Friday, October 06, 2006

The Environment and Politics.

In the Financial Times, Philip Stephens sums up qui well the current problem with regard to the question of the environment in his article, Inconvenient truth that can change everything (via Eurotrib)

Save for the flat-earthers in George W. Bush’s White House and their friends in the Exxon Mobil oil corporation, the science of the greenhouse effect is incontrovertible.
(...)
The politicians’ response has been to fiddle as the planet begins to burn. Most display the timidity that comes with a failure to understand that climate change is more than just another policy headache.
(...)
Sure, plenty of politicians can talk the talk about carbon emissions, combined heat and power plants, wind farms, reforestation and the rest. Some will also tiptoe on to more dangerous ground by venturing that cheap air travel may not be an inviolable birthright.
All these things are important. They are also largely irrelevant for as long as climate change is treated as just another policy issue. If western governments, let alone China and India, are to forestall catastrophe, global harming has to become the political issue: generating a response that embraces and infuses every area of government and politics from economics to housing, scientific research to trade, foreign policy to human development.

Interestingly, it seems that the debate has gained momentum in the US and while there is great opposition to it on the fringe, the idea that Global warming is a real threat is making more sense to more people. Even churches are now considering it a major issue, and we know how powerful the American churches can be. (read this article on California Interfaith Power and Light which has rallied 400 congregations in California and 4,000 nationally to call attention to global warming.]
Undeniably, Al Gore’s movie, Hurricane Katrina, heat-waves and other “inconveniences” have sped up the process. There are also new reports coming out everyday that confirm the trend and you’d have to be blinded by ideology to not see the problem.
While the Bush administration lags behind in even acknowledging the problem for the reasons mentioned above, much is being done at the state and local level. The most spectacular one is in
California.
California legislature recently passed a bill (Assembly Bill 32, the California Climate Act of 2006) designed to curb the effects of global warming by imposing strict restrictions on businesses.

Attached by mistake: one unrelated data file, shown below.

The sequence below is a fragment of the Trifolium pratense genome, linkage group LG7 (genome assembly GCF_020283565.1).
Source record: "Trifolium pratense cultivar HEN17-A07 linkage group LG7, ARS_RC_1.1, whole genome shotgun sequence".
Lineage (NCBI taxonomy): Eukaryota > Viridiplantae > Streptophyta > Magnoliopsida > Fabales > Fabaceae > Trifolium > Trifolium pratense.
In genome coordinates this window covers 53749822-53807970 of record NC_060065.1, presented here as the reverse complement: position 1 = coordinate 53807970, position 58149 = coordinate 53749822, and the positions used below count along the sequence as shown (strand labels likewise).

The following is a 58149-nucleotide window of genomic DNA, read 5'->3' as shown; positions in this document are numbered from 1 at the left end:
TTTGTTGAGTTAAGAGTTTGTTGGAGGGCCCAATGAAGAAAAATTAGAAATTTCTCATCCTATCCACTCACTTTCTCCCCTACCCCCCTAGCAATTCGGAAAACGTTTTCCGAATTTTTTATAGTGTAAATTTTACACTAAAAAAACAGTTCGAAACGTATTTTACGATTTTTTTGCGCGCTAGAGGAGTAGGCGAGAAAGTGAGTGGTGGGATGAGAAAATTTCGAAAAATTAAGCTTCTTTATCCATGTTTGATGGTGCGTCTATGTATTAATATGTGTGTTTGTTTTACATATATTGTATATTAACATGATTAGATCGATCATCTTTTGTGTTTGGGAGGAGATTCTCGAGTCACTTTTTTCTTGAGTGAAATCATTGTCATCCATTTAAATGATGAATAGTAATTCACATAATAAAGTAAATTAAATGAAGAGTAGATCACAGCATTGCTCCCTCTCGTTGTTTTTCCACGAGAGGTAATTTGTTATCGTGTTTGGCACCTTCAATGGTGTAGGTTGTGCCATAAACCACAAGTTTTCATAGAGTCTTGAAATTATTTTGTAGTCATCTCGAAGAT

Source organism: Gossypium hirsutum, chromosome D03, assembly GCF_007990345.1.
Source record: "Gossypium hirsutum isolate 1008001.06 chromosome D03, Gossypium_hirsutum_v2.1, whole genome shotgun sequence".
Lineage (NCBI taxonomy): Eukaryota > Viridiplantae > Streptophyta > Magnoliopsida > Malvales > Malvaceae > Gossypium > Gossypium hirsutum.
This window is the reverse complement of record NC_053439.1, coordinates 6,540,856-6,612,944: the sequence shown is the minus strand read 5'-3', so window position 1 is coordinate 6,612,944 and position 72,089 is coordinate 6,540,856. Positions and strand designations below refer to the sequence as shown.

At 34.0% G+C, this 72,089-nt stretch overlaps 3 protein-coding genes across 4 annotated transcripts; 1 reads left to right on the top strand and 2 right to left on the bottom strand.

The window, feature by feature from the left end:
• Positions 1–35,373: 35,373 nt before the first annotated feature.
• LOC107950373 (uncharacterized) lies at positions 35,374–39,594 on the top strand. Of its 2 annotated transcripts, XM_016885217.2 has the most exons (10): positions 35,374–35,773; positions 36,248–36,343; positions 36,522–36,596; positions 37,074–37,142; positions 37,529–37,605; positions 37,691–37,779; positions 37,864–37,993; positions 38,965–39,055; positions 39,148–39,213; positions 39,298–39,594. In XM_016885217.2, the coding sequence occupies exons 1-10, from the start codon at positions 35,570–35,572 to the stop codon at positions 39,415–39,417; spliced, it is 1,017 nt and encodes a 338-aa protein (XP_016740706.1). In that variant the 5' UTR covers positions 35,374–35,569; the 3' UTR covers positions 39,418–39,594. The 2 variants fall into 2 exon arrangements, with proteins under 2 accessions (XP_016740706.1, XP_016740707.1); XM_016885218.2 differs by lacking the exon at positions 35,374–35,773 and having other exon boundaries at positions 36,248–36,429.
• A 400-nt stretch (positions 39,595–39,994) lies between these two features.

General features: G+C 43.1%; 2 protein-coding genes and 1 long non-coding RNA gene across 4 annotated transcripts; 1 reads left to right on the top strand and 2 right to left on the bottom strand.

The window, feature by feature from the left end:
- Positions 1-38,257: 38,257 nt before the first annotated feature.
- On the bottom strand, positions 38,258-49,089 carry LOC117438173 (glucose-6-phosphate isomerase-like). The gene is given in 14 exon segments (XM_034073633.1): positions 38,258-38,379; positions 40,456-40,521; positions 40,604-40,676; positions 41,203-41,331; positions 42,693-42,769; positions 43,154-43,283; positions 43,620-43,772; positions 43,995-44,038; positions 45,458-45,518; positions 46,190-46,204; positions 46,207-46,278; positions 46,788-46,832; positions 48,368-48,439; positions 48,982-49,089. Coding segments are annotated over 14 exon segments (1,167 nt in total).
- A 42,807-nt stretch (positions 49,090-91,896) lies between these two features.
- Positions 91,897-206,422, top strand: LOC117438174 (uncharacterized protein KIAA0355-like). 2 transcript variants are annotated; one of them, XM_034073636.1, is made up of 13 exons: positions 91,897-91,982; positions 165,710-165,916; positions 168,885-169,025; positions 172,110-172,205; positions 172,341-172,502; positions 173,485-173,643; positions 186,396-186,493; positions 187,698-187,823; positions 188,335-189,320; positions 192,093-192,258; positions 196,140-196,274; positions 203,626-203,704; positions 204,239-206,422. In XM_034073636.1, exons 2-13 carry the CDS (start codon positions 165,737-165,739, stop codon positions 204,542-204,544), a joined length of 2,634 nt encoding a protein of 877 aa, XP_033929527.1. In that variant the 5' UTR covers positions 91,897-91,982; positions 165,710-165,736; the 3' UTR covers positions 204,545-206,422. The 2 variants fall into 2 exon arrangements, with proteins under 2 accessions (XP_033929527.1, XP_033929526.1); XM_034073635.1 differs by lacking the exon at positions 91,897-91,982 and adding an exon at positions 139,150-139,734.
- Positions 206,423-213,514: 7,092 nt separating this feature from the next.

In
France people have been convinced for a long time that global warming is a major threat to our world. According to today’s Libération, more than 80% say they are preoccupied by global warming [in fact 83% according to a poll last April] and its effect. Paradoxically, the issue is almost non existent in the current political debates in this pre-campaign season.
French politicians have done next to nothing and the question of global warming has not even surfaced in this (early) political campaign. It took the screening of An Inconvenient Truth for the French socialist contender Segolène Royal to even mention a few things (but nothing very impressive). The problem with the left is that the Greens which were allied with the socialists have been too busy bickering for power among themselves. Their greatest fault, however, has been to politicize the issue and turn to political and social issues that had nothing to do with the environment. They have thus alienated a lot of people who are genuinely preoccupied by the issue.

As far as the French right is concerned, no much has been done either. Just like with everything else, Chirac has been big on words (with a vague Charter)but has done nothing worth mentioning (other than signing the Kyoto protocol). Nicolas Sarkozy, the conservative contender has the “ambitious” plan to solve the problem “within the next generation” and has not said how he intend to do that. He too fails to see the urgency of the problem. The current government has devoted 0.4% of its budget of the Ministry of the Environment. some emergency - especially when you know that in France, anything that is taken seriously has to come from the state first, you realize how bad the situation is.

French environmentalist Nicolas Hulot has been trying to stir the debate. He even mentioned he might run for the presidential electins (à la Ralph Nader maybe?). Whether that is really an option does not matter, he might at least succeed in having the French politicians address the issue, at least in the campaign. That’s after all what the voters are interested in.

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